Architect Pedro Gadanho displays his penchant for bold and colorful details in this family home in Oporto, Portugal.
Just how many times would you give your own home a makeover? Hong Kong architect Gary Chang did it 4 times for his 330 sq ft apartment in Sai Wan Ho district (click here to see the 3rd renovation) - the latest renovation being termed the Domestic Transformer. Buying a new house might have been a better and simpler solution, but Chang prefers to stay on as he sees the place as "an ongoing experiment".
Using shifting wall units suspended from steel tracks bolted into the ceiling, the apartment becomes all manner of spaces — kitchen, library, laundry room, dressing room, a lounge with a hammock, an enclosed dining area and a wet bar. An alarming total of 24 different layouts can be configured within this small space!
I'll be keen to see how the fifth renovation turns out...
Planting nature right inside the house doesn't mean bringing in a few pots of plants and chucking them at a corner of the house. Take a cue from Natsiq Outdoor's artistic room divider - I can only see beauty in these towering branches 'growing' out from the lacquered stainless steel base. Yes, it may not screen out much. But I'm certainly not complaining.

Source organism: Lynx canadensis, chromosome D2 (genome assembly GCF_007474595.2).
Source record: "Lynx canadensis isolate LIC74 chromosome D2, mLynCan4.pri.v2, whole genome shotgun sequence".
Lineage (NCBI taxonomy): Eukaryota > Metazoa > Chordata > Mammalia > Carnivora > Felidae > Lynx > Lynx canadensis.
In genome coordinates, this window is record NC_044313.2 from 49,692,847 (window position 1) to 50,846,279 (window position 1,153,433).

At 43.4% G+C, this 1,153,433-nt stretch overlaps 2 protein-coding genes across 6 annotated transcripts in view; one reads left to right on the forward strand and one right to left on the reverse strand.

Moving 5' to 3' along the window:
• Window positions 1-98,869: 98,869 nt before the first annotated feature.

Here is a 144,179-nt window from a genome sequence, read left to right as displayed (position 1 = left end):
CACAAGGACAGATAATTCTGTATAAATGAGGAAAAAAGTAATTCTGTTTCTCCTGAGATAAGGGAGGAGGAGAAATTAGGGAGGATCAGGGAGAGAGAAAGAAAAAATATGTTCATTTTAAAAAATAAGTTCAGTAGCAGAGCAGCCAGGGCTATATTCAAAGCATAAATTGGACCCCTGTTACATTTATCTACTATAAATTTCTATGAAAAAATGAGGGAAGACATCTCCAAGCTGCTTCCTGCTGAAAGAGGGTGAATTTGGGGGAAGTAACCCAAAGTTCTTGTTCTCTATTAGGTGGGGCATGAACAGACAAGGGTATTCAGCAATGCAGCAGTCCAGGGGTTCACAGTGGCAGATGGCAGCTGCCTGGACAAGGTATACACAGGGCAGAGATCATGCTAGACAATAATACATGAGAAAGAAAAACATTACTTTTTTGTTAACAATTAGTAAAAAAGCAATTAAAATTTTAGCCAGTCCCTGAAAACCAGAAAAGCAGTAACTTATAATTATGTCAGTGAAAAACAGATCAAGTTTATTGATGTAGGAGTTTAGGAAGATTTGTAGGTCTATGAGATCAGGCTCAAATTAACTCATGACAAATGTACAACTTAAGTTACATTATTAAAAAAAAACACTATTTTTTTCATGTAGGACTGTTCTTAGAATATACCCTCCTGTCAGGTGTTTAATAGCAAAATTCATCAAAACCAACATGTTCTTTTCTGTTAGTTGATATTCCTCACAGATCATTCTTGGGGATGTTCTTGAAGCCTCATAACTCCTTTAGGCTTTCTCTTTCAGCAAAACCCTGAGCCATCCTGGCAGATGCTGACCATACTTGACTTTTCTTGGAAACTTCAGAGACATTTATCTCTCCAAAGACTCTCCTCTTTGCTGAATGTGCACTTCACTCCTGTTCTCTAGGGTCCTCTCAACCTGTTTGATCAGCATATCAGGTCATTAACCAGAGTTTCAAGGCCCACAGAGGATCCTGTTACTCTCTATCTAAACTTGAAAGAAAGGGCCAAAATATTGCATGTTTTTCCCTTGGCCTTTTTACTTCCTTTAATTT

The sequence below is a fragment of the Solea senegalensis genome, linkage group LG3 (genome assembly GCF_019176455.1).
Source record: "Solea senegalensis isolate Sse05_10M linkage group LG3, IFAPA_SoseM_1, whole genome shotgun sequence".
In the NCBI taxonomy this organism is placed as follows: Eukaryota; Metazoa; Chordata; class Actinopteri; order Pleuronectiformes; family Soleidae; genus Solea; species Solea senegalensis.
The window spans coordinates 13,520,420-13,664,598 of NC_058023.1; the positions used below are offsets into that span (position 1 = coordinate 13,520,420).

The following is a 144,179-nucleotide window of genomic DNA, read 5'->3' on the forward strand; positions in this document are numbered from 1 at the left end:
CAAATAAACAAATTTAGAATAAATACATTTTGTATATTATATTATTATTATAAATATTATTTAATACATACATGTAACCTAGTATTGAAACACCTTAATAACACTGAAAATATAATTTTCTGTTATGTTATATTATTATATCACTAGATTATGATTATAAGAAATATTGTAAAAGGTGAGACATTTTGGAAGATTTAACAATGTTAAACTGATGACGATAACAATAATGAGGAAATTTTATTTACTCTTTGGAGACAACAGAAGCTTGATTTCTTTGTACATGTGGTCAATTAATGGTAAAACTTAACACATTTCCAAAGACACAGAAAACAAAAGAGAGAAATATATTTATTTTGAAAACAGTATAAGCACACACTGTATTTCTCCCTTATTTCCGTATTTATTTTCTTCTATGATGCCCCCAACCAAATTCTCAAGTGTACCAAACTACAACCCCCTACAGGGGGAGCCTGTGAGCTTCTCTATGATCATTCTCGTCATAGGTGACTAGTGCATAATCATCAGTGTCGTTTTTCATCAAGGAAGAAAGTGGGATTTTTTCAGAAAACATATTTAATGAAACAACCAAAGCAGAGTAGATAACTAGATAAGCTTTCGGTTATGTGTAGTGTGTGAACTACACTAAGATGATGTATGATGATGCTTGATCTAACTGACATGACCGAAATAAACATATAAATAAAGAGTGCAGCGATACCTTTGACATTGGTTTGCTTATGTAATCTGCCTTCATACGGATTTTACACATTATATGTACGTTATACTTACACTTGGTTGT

French design graduate Rémi Bouhaniche has designed the unusual Etirement light, which can be dimmed by pulling the shade (made in a translucent membrane) using an attached rod at the bottom.
Other than using words like brilliant and clever, I'm not really sure how else to describe Ink Calendar, a date pacer designed by Oscar Diaz that records the passage of time by slowly absorbing ink.
Stockholm architects Wilhelmson Arkitekter made a bold statement creating windows that look like gilded picture frames for this housing project in Helsingborg, Sweden.
Japanese architect Ryuji Nakamura created the elegant Hechima 4 chair using only paper (vulcanized fibre).
I'm gasping for air looking at this stunning kitchen island designed by Parisian duo Simon Pillard and Philippe Rosetti. They took a basic IKEA island unit and covered it with close to 20,000 pieces of Lego blocks, creating a colorful head-turner in the kitchen instantly!